All this gold talk is reminding me how much I want to see ‘The Devil’s Double’ — this poster beats the plainer Sundance one I upped here earlier in the year. Nobody’s even matched this one on a mixtape cover, and it reminds me of Homer’s lottery daydream again (“Oh, I know what it is. You’re the biggest man in the world now and you’re covered in gold.”).

MARL STAYS IN CONTROL

On these pages I’ve talked too much about sweatshirts — about Champion, about the Dexys’ “Athletic Monk” phase and about how Einstein wore fleece jersey very well indeed. But I like to exorcise my preoccupations on this blog, so I’m happy to repeat myself. “Exorcise” was the intended spelling, because I’ll be damned if I ever wear cotton fleece to actually exercise. I love grey cotton jersey.

It can be worn with anything as an utterly neutral accompaniment. For me, it’s a wearable comfort blanket — I can remember growing up in bootleg ‘A-Team’ and ‘Ghostbusters’ (complete with a lurid Smarties stain) grey sweats, then becoming obsessed with the same colour in skate wear before getting myself some ludicrously oversized Carhartt hoodies in outmeal and grey that had the perfect imperfections that the marl meeting-of-faintly-differing-yarns guarantees.

Some days the repro slim fit feels right, and other days, I want some cheap boxy excess to my sweats. So I keep a stack at hand. It could be made in Japan, Indonesia, Canada, England or assembled in the Dominican Republic (from American components) — it doesn’t matter. Loopwheeled or straight from a sweatshop? Whatever. Raglan sleeves and side panels make for the very best examples of everyman apparel done to perfection.

Sometimes those excessive stitches externally can make the garment too fussy. Less is more, but I mourn for the mass of zig-zags and ribbed shoulders of my £9.99 Gap 1969 variation – missing in action since 2005 . Just as Gap seem to have missed the khaki boat of recent years, much of the year 2000’s 1969 collection was slept-on before it was reduced to little more than a tenner for each component.

Like my white t-shirt quest, each sweatshirt has a shortcoming somewhere that reveals itself during repeat wears and washes. Thus, I’ll keep adding to the pile until I reach my platonic ideal (though it’s worth noting that Our Legacy make a sweatshirt that veers toward my idea of a perfect fit after 20+ washes).
If finding a solitary sweatshirt that ticks the boxes is tough, finding the whole suit is an even tougher brief. Nothing beats the grown-up romper suit styling of the marl tracksuit (hood and zipper optional) for the last word in anti-formality. It’s you’re engaged in physical activity for a living, it’s the non-work suit . Patta’s underrated outfit with Reigning Champ last year has the best track pants I’ve worn in a long, long time. They’re heavyweight, but they’re not excessively ASBO baggy.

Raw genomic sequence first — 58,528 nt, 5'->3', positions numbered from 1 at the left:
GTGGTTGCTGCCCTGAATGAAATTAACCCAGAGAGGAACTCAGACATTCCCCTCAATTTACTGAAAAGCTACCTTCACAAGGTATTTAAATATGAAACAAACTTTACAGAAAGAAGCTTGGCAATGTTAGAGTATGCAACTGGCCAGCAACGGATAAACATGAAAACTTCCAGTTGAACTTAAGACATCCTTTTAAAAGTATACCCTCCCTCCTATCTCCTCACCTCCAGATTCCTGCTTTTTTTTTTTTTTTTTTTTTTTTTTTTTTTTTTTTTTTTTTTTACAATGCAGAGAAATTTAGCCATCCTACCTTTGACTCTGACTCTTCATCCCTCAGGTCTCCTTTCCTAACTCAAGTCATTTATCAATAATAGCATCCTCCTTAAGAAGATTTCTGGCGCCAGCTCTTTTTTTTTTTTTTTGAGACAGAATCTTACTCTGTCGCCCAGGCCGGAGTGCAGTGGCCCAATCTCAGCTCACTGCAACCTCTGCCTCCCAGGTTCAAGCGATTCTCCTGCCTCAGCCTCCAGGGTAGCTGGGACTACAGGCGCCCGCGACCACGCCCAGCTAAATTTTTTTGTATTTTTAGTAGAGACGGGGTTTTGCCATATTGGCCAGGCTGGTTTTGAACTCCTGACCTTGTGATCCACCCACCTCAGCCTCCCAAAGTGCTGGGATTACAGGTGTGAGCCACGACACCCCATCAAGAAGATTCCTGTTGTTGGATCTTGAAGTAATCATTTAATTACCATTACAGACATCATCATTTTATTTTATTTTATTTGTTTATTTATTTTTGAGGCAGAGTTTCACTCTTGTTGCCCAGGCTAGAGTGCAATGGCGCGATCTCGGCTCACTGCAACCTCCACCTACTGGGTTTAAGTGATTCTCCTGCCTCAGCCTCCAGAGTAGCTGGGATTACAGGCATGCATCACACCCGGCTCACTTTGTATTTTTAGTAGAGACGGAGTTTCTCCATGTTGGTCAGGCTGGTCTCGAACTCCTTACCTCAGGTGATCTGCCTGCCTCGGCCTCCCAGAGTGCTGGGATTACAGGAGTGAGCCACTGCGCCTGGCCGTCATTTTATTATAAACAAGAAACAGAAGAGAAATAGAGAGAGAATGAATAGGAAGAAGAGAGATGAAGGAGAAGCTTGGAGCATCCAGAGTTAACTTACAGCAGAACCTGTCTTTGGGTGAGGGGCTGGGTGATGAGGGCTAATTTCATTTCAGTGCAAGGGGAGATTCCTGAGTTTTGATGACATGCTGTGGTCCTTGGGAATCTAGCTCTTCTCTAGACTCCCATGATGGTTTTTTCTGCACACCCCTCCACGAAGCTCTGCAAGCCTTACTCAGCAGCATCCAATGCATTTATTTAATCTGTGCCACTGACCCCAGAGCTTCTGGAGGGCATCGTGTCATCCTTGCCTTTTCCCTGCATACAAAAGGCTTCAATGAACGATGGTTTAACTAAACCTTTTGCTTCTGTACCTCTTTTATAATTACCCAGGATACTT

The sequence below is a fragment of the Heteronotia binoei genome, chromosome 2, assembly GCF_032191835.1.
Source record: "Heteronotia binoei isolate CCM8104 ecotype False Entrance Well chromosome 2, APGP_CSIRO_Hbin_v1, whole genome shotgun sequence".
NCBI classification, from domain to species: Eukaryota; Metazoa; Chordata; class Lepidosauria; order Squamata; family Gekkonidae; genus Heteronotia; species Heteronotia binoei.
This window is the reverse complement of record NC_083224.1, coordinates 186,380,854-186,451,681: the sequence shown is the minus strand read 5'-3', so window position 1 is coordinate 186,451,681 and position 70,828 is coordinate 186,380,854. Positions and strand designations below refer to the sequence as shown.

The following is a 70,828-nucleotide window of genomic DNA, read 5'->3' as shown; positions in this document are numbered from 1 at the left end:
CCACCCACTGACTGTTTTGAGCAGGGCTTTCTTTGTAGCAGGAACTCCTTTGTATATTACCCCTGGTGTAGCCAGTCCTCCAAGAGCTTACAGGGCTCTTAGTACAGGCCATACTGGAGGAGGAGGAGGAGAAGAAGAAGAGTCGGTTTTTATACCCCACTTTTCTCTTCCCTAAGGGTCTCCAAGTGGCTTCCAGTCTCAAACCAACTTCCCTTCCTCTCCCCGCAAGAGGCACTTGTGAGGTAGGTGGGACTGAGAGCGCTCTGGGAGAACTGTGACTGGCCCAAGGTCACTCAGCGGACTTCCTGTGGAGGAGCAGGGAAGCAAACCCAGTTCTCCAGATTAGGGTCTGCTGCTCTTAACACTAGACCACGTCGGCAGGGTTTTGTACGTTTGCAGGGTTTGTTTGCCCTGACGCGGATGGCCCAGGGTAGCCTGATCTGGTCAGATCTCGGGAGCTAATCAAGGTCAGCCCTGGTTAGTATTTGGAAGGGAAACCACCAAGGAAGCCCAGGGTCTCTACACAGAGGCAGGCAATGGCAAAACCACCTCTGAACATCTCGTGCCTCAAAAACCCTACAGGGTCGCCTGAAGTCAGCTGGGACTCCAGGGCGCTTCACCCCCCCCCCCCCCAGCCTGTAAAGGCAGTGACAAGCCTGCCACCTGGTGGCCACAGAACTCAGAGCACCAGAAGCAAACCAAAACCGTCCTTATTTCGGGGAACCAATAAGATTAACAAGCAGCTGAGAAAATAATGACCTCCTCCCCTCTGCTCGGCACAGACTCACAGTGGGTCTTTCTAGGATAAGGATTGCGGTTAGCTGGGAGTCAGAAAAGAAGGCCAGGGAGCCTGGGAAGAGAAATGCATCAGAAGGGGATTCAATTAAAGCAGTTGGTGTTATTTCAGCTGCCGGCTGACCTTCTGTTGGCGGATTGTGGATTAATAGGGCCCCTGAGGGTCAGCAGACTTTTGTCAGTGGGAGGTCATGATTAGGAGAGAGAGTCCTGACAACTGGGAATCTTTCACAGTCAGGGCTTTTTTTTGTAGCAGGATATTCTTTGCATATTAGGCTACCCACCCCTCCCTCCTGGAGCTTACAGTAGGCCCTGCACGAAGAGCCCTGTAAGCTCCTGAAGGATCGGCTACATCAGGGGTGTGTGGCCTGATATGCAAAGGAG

Despite working in an environment devoid of dress code, my plan to visit work in them fizzled out because a. They made me look like a mature sports science student who’s going to get kicked of his course and b. Because I didn’t want to associate loungewear with the workplace — that’s separate worlds colliding.

Still, the full tracksuit shouldn’t be confined to the sofa and the airport. It shouldn’t just be for the wifebeaters, shoplifters and crap degree seminar attendees. Executed correctly, it’s a work of art (Timberlands are optional). Just as the tracksuit deserves an open mind, marl doesn’t need to be grey. Pink and orange marl are strong looks. But the wings + horns Large Loop Terry Sweat Suit (a pretty late arrival, seeing as there’s only a month or two left of probable full sweatsuit weather left) as brought to my attention by Hypebeast, but available from Canada’s Haven are more proof that CYC keeps on running this sweatshirt game. It’s officially the best item of clothing I’ve seen this year.

Other good things spotted today:

The UK’s Beat Butcha producing Havoc’s pre-Prodigy release banger ‘Bang On My Bullshit’ (when P gets on Twitter, the current Sheen-mania will subside in favour of Albert’s trouble-making) is worth repeat listens. I don’t fuck with too much UK hip-hop, solely because our scene is corny as fuck, but Beat Butcha’s got beats for days and he’s had Sean Price and Tony Yayo (over the Hav beat) blessing his productions. UK stand up.

The terrifyingly prolific homie Maxime Buechi’s Flickr account is probably better than yours: www.flickr.com/photos/sangbleu

‘PORT’ finally hit shelves. Of course, it couldn’t live up to those breathless pre-release Vimeo testimonies, but it’s very good. It’s content-heavy without being oppressively dense with text, beautifully designed and well written. It still doesn’t feel fully formed — as is the case with any launch issue (and I always feel like an idiot buying anything billed as “Intelligent”), but the Commentary section is better than anything I’ve read in any other magazine lately. There’s a decent article on Nike’s Sports Research Laboratory and Innovation Kitchen, plus Margaret Howell extols the virtues to the duffle coat in here too. I hope it proves successful. There’s a decent Creative Review interview with guys behind the magazine here.